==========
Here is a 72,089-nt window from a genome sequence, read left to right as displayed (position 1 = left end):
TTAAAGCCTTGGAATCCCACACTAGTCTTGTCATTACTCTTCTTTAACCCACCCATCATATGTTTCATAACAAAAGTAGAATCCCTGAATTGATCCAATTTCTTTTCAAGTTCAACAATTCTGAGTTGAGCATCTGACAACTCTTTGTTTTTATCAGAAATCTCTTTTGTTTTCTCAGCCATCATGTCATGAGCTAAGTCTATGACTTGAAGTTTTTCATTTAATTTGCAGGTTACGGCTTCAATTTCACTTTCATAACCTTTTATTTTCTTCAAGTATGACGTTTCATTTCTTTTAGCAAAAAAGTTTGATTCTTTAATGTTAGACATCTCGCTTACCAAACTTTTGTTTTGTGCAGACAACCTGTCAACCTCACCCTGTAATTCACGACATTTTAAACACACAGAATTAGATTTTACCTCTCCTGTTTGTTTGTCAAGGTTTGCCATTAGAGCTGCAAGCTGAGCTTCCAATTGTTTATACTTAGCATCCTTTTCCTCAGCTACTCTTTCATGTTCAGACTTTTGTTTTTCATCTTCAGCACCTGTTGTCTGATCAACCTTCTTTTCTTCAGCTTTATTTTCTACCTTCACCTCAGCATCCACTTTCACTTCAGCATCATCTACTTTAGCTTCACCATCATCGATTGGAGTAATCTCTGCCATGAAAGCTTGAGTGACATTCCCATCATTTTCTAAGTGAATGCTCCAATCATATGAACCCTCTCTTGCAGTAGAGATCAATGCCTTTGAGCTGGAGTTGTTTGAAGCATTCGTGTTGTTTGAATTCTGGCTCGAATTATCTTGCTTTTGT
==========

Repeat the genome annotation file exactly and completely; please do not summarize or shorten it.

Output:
Here is a 72,089-nt window from a genome sequence, read left to right as displayed (position 1 = left end):
TTAAAGCCTTGGAATCCCACACTAGTCTTGTCATTACTCTTCTTTAACCCACCCATCATATGTTTCATAACAAAAGTAGAATCCCTGAATTGATCCAATTTCTTTTCAAGTTCAACAATTCTGAGTTGAGCATCTGACAACTCTTTGTTTTTATCAGAAATCTCTTTTGTTTTCTCAGCCATCATGTCATGAGCTAAGTCTATGACTTGAAGTTTTTCATTTAATTTGCAGGTTACGGCTTCAATTTCACTTTCATAACCTTTTATTTTCTTCAAGTATGACGTTTCATTTCTTTTAGCAAAAAAGTTTGATTCTTTAATGTTAGACATCTCGCTTACCAAACTTTTGTTTTGTGCAGACAACCTGTCAACCTCACCCTGTAATTCACGACATTTTAAACACACAGAATTAGATTTTACCTCTCCTGTTTGTTTGTCAAGGTTTGCCATTAGAGCTGCAAGCTGAGCTTCCAATTGTTTATACTTAGCATCCTTTTCCTCAGCTACTCTTTCATGTTCAGACTTTTGTTTTTCATCTTCAGCACCTGTTGTCTGATCAACCTTCTTTTCTTCAGCTTTATTTTCTACCTTCACCTCAGCATCCACTTTCACTTCAGCATCATCTACTTTAGCTTCACCATCATCGATTGGAGTAATCTCTGCCATGAAAGCTTGAGTGACATTCCCATCATTTTCTAAGTGAATGCTCCAATCATATGAACCCTCTCTTGCAGTAGAGATCAATGCCTTTGAGCTGGAGTTGTTTGAAGCATTCGTGTTGTTTGAATTCTGGCTCGAATTATCTTGCTTTTGT